(This article originally appeared in the Ottawa Hill Times.)
Watch out Conservative Party establishment, lurking within your midst is an unabashed, unapologetic, unequivocal rebel, a rebel with a right-wing cause.
I’m talking about Maxime Bernier, whose candidacy for the Conservative Party leadership has taken on the form of an outright assault against traditional Canadian Toryism.
Sounds like fun, right?
Well, before anybody gets too excited, let me remind you that Bernier is only a “rebel” in the Conservative sense, meaning his “rebellion” will be about as exciting as an episode of the old Lawrence Welk Show.
But still, for the politically-inclined at least, it should be fascinating to watch Bernier kick up an ideological ruckus within a party whose motto should be – “Boring is Good”.
Certainly, Bernier’s campaign has been anything but boring.
In a bold move, he’s embraced a Ronald Reagan/Margaret Thatcher style of conservatism, the kind of conservatism which rails against the state’s coercive powers, which believes in maximizing individual freedom, and which would never, ever get caught dead watching the CBC.
In short, it’s the kind of conservatism which hates big government.
Indeed, if you check out Bernier’s Facebook page, you’ll see a meme that claims – “Good government is less government”.
Bernier is also walking the talk; only a few weeks into his campaign and he has already adopted some radically conservative anti-government ideas, such as his pledges to end Supply Management and to scrap the CRTC.
And make no mistake; what Bernier is doing, the kind of conservatism he’s promoting, is a direct challenge to modern-day Tory orthodoxy.
After all, according to the dogma of the Conservative Party’s elites, anti-government conservatism, with its emphasis on free markets and on personal liberty and on smaller government, is supposed to be ideologically more suited for “ruggedly individualistic” Americans, than it is for “peace, order and good government” Canadians.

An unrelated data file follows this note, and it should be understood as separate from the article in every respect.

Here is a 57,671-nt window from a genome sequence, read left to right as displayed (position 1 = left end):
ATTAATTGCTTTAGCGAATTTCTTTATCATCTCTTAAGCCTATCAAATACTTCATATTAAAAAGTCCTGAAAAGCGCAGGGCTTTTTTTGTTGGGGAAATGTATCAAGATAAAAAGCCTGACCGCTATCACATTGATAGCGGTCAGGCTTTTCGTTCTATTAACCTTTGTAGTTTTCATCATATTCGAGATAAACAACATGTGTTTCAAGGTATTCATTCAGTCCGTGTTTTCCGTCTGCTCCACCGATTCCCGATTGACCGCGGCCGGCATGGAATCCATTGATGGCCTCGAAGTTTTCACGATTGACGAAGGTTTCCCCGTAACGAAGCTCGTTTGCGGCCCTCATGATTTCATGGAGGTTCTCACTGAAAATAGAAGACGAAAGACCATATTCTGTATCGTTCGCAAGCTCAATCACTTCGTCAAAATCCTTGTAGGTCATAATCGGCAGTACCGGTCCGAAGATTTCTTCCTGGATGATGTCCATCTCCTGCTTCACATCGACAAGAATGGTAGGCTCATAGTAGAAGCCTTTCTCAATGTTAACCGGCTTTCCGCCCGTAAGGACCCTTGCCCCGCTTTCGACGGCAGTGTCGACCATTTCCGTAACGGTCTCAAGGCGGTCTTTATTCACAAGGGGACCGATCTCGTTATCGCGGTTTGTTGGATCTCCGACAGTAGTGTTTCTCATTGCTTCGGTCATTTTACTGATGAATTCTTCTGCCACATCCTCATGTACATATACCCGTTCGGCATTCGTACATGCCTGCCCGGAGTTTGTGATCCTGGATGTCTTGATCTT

As former Conservative Senator Hugh Segal once put it, “The deep-seated anti-government bias that often attends upon conservative groups is not central to Canadian Toryism.”
And by “Canadian Toryism” Segal is actually talking about a uniquely Canadian brand of conservatism usually dubbed “Red Toryism,” an outlook that combines reverence for the past with a reverence for acting and talking and sounding like big government Liberals.
Anyway, thanks to Red Toryism, the Conservative Party (and before that the Progressive Conservative Party) has always accepted the status quo when it comes to the size and scope of Canada’s federal government.
Bernier, on the other hand, is brazenly challenging that status quo, which is what makes his leadership bid revolutionary.
By the way, taking on the Conservative establishment in this manner is strategically not a bad idea.
By claiming the mantle of ideological purity and by putting himself on the same philosophic plane as past conservative heroes, Bernier has set himself apart from the rest of the pack.
What’s more, leadership candidates who stress ideology over pragmatism generally attract an enthusiastic following from a party’s core of “true believers,” making it easier to raise money and easier to win over volunteers.
Still, what Bernier is doing also has major risks.
For one thing, his campaign will attract lots of enmity from the powerful and influential Red Tory brigades both inside and outside the party, who will castigate his stances as unConservative if not unCanadian.
And the other, more daunting, challenge for Bernier is that his style of pro-individual freedom conservatism has of late become passé and is actually losing ground all over the world, not only to left-wing socialism, but also to right-wing populism.
So Bernier’s path will be difficult.
But then again, nobody ever said being a rebel would be easy.